30. Sense • Sense relates to the complex system of relationships that hold between the linguistic elements themselves; it is concerned only with intra-linguistic relations.

  31. Pairs of words can be formed into certain patterns to indicate sense relations. Cow/hello, sow/boar, ewe/ram, mare/stallion etc. form a pattern indicating a meaning related to sex.

  32. Duck/ducking, pig/piglet, dog/puppy, lion/cub, etc. form another pattern indicating a relationship between adult and young.

  33. Narrow/wide, male/female, buy/sell, etc. show a different pattern related to opposition.

  34. Sense relations In fact, when we are talking of sense relations, we are talking of • Synonymy • antonymy • hyponymy • polysemy • homonymy

  35. buy/purchase • thrifty/economical/stingy • autumn/fall • flat/apartment • tube/underground

  36. Synonymy Synonymyrefers to the sameness or close similarity of meaning. e.g. buy / purchase world / universe brotherly / fraternal !But total synonymy is rare, The so-called synonyms are all context dependent.

  37. Synonymy • Context plays an important part in deciding whether a set of lexical items is synonymous. • " What a nice of flowers!“ • The items “range, selection, choice,” etc. are synonymous.

  38. Sense relations • " His of knowledge is enormous!" • Range, breadth, etc. are synonymous

  39. Sense relations Difference in meaning • amazeand astound form a pair of synonyms. Both suggest great wonder or bewilderment in the face of something that seems impossible or highly improbable. A teacher was amazed to find that a lazy student had gained a mark of 100 in an important test. A woman may be astounded to learn that her dearest friend has been spreading malicious gossip about her.

  40. Sense relations • But they differ in degrees of wonder or bewilderment. Amaze denotes difficulty of belief and astound extreme difficulty of belief.

  41. Sense relations • “Anger, rage, fury, indignation and wrath” are synonymous in denoting the emotional excitement induced by intense displeasure.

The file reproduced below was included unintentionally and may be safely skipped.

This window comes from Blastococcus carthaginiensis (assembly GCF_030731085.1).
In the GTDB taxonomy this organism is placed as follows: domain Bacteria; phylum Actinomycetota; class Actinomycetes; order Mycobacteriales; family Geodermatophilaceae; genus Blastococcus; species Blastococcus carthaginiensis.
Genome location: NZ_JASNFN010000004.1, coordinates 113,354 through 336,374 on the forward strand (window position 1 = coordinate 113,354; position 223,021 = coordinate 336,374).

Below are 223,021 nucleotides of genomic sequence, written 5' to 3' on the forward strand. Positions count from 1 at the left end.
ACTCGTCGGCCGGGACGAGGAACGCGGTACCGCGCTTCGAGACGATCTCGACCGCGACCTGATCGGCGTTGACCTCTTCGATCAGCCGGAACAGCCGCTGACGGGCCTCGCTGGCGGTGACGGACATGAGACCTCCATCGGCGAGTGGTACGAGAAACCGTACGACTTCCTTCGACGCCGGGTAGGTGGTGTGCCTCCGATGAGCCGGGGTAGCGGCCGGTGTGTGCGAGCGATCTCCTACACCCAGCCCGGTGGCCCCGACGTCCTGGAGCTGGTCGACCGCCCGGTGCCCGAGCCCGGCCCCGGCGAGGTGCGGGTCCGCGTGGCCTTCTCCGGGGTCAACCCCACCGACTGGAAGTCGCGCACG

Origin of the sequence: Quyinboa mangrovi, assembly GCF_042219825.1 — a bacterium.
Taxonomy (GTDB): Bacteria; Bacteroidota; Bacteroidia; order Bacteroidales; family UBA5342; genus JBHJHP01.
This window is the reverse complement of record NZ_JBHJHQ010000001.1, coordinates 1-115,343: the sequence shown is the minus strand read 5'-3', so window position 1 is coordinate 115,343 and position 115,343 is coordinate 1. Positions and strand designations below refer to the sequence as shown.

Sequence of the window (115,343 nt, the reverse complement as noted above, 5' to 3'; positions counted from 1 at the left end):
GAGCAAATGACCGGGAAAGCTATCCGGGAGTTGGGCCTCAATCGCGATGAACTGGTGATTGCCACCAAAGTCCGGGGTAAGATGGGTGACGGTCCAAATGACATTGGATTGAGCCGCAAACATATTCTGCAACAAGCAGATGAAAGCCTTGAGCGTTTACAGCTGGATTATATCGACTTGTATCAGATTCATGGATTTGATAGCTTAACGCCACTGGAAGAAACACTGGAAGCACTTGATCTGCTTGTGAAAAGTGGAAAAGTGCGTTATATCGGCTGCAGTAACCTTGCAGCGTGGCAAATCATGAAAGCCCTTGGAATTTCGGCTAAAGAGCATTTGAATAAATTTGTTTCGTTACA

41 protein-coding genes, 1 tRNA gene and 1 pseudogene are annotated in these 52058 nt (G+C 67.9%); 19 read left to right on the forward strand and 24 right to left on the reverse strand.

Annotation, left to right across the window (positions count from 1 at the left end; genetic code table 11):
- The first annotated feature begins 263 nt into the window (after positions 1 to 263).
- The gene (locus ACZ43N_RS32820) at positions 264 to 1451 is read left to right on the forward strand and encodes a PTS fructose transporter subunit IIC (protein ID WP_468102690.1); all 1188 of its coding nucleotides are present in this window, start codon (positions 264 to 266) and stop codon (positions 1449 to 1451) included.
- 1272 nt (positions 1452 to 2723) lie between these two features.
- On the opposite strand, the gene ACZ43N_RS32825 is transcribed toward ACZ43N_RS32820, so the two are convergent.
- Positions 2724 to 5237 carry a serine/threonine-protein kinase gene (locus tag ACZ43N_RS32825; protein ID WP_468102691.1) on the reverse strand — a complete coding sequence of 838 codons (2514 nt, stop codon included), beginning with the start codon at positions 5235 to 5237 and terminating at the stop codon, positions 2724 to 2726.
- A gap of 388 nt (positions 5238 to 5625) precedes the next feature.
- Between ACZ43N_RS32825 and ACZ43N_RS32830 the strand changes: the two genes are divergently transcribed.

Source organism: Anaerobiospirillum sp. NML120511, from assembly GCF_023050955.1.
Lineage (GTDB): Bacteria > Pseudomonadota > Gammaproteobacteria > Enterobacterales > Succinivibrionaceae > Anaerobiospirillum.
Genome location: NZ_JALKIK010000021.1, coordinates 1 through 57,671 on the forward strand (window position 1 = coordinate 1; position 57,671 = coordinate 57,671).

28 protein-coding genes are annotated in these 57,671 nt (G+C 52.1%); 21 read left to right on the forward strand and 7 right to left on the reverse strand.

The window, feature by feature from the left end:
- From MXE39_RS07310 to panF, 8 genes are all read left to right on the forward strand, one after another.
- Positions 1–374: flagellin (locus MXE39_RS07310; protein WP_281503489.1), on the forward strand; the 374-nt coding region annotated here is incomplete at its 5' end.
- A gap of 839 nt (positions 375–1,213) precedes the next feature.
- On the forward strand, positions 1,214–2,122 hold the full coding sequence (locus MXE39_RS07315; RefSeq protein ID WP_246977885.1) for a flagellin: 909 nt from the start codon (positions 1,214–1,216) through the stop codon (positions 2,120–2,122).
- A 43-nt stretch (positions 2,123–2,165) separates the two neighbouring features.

42. Sense relations • "Anger" , the most general term, describes merely the emotional reaction; the word itself suggests no definite degree of intensity, and carries no necessary implication of outward manifestation; • " to conceal one's anger", • " Tom is easily aroused to anger."

  43. Sense relations • "Rage" often implies a loss of self-control. • " fury" , the strongest word in the group, suggests a rage so violent that it may approach madness. • The insolence of the waiters drove him into a rage, and he flung his plate to the floor and stalked out of the restaurant. • Mad with fury, John pounded his fists on the wall and beat his breast.

  44. Sense relations • "Indignation" denotes anger based on a moral condemnation of something felt to be wrong and unfair; e.g. • Abolitionists viewed the institution of slavery with indignation. • Mary expressed her indignation at being unfairly dismissed.

  45. Sense relations • English is particularly rich in synonyms for the historical reason that its vocabulary has come from two different sources, from Anglo -Saxon on the one hand and from French, Latin and Greek on the other.

  46. Sense relations • Since English is considered to be a Germanic language from a historical point of view, with Anglo-Saxon as an earlier stage of its development, the "Anglo-Saxon" words are often considered "native" while those from French, Latin or Greek are “foreign”, “borrowed” from these languages.

  47. Couplets Borrowed words Answer reply homely domestic might power buy purchase fiddle violin

  48. Couplets Borrowed words brotherly fraternally bodily corporal house mansion hearty cordial driver chauffeur

  49. Triplets Native French Latin kingly royal regal time age epoch rise mount ascend fast firm secure